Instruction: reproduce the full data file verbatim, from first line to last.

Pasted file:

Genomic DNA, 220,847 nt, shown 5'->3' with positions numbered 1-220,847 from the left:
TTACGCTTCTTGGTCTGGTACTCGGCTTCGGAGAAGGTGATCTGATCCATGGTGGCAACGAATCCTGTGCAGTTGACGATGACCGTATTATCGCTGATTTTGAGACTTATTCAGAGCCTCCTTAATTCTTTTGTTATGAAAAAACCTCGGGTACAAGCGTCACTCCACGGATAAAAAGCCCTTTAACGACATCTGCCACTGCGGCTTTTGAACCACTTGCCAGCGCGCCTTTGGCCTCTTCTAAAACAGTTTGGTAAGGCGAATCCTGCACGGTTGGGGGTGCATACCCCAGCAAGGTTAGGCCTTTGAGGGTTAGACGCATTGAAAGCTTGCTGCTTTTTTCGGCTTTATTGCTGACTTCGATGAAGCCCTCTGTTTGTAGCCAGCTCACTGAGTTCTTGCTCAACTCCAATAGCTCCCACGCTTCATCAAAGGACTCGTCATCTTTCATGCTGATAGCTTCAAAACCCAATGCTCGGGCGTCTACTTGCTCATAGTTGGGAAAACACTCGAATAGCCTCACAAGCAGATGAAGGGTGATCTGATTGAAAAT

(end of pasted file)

Genomic DNA, 220,847 nt, shown 5'->3' with positions numbered 1-220,847 from the left:
TTACGCTTCTTGGTCTGGTACTCGGCTTCGGAGAAGGTGATCTGATCCATGGTGGCAACGAATCCTGTGCAGTTGACGATGACCGTATTATCGCTGATTTTGAGACTTATTCAGAGCCTCCTTAATTCTTTTGTTATGAAAAAACCTCGGGTACAAGCGTCACTCCACGGATAAAAAGCCCTTTAACGACATCTGCCACTGCGGCTTTTGAACCACTTGCCAGCGCGCCTTTGGCCTCTTCTAAAACAGTTTGGTAAGGCGAATCCTGCACGGTTGGGGGTGCATACCCCAGCAAGGTTAGGCCTTTGAGGGTTAGACGCATTGAAAGCTTGCTGCTTTTTTCGGCTTTATTGCTGACTTCGATGAAGCCCTCTGTTTGTAGCCAGCTCACTGAGTTCTTGCTCAACTCCAATAGCTCCCACGCTTCATCAAAGGACTCGTCATCTTTCATGCTGATAGCTTCAAAACCCAATGCTCGGGCGTCTACTTGCTCATAGTTGGGAAAACACTCGAATAGCCTCACAAGCAGATGAAGGGTGATCTGATTGAAAAT